One area that is often overlooked is agriculture. In the European Union alone, agricultural activities generated 470.6 million tonnes of CO2 equivalent in 2012, corresponding to about 10% of total greenhouse gas (GHG) emissions. While agriculture is clearly a big part of the problem, new research shows that it can also be a part of the solution, turning agricultural soils into a carbon sink instead of a source of CO2 emissions.A new report by the European Conservation Agriculture Federation (ECAF) found that a production system called Conservation Agriculture (CA) can sequester almost 200 m tonnes of CO2 from the atmosphere across the EU annually, equivalent to closing 50 coal-fired power plants. Conservation Agriculture involves three key principles: minimum soil disturbance (no-tillage), permanent organic soil covers through crop residues or cover crops, and practising rotation or diversification in annual crops. The combination of these methods results in greater yields, fewer inputs, greater biodiversity, improved soil structure, reduced CO2emissions, carbon sequestration, less water run-off and greater profitability for farmers.The EU will host a critical vote on the re-authorisation of glyphosate on 9 November. If it fails, the huge potential of Conservation Agriculture to mitigate the negative effects of climate change is put at risk.According to Basch: “If glyphosate is banned, we lose the most effective tool in the box for farmers wishing to be more environmentally sustainable and forcing our farmers to return to less climate-smart practices.

Banker Comments from the Third District

Kansas City Fed | Posted on November 14, 2017

Yields on fall crops in 2017 significantly higher, should result in improved cash flow and liquidity even with current prices. – Southcentral Kansas. With low commodity prices we expect most of our farm customers to lose money or at best breakeven. – Southcentral Nebraska. We have seen consecutive "No-Sale" on land auctions. – Northeast Nebraska. Poor commodity prices and very little moisture are going to lead to another difficult renewal season. – Northeast Colorado. Overall the health of our Ag portfolio is healthy with experienced operators. – Southwest Oklahoma. Customers have been adjusting living expenses and slowed purchasing upgrades in machinery and equipment. – Northeast Kansas. Through our area we expect some wonderful yields that will make up for some of the price drops, but it may not be enough for the highly leveraged borrower. – Southeast Nebraska.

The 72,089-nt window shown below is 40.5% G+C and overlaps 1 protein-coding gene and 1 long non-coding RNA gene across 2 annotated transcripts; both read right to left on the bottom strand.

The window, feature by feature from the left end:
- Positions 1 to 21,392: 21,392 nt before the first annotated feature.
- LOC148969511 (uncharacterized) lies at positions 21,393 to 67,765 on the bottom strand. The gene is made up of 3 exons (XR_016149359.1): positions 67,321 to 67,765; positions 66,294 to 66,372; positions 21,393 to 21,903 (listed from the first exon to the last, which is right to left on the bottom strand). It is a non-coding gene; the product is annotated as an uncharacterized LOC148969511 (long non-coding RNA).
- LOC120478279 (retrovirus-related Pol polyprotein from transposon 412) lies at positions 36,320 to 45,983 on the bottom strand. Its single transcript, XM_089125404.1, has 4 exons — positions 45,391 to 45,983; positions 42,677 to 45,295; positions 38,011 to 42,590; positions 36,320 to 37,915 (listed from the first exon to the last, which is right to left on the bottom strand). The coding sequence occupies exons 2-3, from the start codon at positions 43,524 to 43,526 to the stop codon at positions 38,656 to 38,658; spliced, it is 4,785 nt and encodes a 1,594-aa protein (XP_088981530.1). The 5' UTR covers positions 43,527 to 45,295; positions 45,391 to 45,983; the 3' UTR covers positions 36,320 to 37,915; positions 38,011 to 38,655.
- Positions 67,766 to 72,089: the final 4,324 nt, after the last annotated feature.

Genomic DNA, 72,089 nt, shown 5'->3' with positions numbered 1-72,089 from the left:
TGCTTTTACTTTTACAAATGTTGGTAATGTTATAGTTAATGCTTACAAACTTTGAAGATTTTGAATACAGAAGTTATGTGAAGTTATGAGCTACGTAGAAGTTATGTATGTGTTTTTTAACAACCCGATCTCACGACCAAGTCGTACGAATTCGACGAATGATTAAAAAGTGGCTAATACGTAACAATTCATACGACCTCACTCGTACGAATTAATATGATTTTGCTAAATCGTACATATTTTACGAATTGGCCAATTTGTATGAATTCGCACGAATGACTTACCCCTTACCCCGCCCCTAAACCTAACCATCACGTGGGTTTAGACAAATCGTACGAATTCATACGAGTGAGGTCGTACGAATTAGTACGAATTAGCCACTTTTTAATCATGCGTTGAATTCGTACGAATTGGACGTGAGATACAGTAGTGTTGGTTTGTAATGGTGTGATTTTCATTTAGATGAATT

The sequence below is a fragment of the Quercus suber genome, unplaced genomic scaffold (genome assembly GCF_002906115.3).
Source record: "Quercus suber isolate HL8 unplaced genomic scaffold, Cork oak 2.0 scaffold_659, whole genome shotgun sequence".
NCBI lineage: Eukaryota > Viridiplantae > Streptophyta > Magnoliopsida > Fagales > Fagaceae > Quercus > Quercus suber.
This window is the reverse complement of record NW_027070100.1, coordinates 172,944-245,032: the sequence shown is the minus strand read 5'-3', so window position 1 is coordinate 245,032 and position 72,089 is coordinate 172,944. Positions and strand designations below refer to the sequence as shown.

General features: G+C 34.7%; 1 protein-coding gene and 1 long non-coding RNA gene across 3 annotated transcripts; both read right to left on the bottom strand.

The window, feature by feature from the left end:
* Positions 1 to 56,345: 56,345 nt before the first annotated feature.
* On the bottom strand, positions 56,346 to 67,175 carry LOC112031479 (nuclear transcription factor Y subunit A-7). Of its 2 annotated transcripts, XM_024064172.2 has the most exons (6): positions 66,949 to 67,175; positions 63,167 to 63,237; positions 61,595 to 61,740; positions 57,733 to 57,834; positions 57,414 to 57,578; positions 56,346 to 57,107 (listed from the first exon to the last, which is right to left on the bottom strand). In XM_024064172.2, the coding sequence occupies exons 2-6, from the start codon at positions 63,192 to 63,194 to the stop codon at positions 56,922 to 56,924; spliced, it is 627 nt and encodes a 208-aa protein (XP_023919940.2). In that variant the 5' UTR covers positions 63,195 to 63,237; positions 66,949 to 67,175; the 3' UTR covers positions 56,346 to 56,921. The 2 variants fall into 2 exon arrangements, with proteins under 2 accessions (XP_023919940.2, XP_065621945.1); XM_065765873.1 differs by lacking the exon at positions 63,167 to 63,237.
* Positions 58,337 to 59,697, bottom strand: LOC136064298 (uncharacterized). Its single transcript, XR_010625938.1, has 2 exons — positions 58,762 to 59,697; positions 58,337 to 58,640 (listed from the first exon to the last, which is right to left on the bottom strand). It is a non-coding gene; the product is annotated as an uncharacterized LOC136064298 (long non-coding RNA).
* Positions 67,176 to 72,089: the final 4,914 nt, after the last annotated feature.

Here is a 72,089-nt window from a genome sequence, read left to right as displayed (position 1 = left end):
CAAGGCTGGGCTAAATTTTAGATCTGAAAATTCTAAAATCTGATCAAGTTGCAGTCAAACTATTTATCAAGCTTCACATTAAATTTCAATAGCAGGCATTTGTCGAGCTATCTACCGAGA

The cow/calf industry is seeing slightly higher revenues over last year; however, expenses have also increased. Overall financial performance should be steady. – Southeast Wyoming. We have a big concern the current corn and bean prices will not cash flow enough to pay off operating loans as well as make payments on term debt. – Southwest Missouri. Livestock prices are helping to hold heads above water right now. Soybean prices are at break even, but corn prices are below cost of production. – Southeast Kansas. The farming conditions are very challenging as crop prices continue to drift south and working capital is stressed during these times – Northwest Wyoming

Farm Economy Seeks Footing

Kansas City Fed | Posted on November 14, 2017

Farm income in the Federal Reserve’s Tenth District decreased in the third quarter, but at a slower rate. For the 13th consecutive quarter, a majority of bankers reported that farm income was lower than a year ago, but that the pace of the decline was less significant than recent quarters (Chart 1). In fact, only 52 percent of bankers reported that farm income had fallen from a year ago, the lowest share in two years. Moreover, slightly less than half of survey respondents expected farm income to decrease in the fourth quarter. Similarly, bankers expected capital and household spending in the farm sector to continue to decline in the third quarter, but also at a slower pace.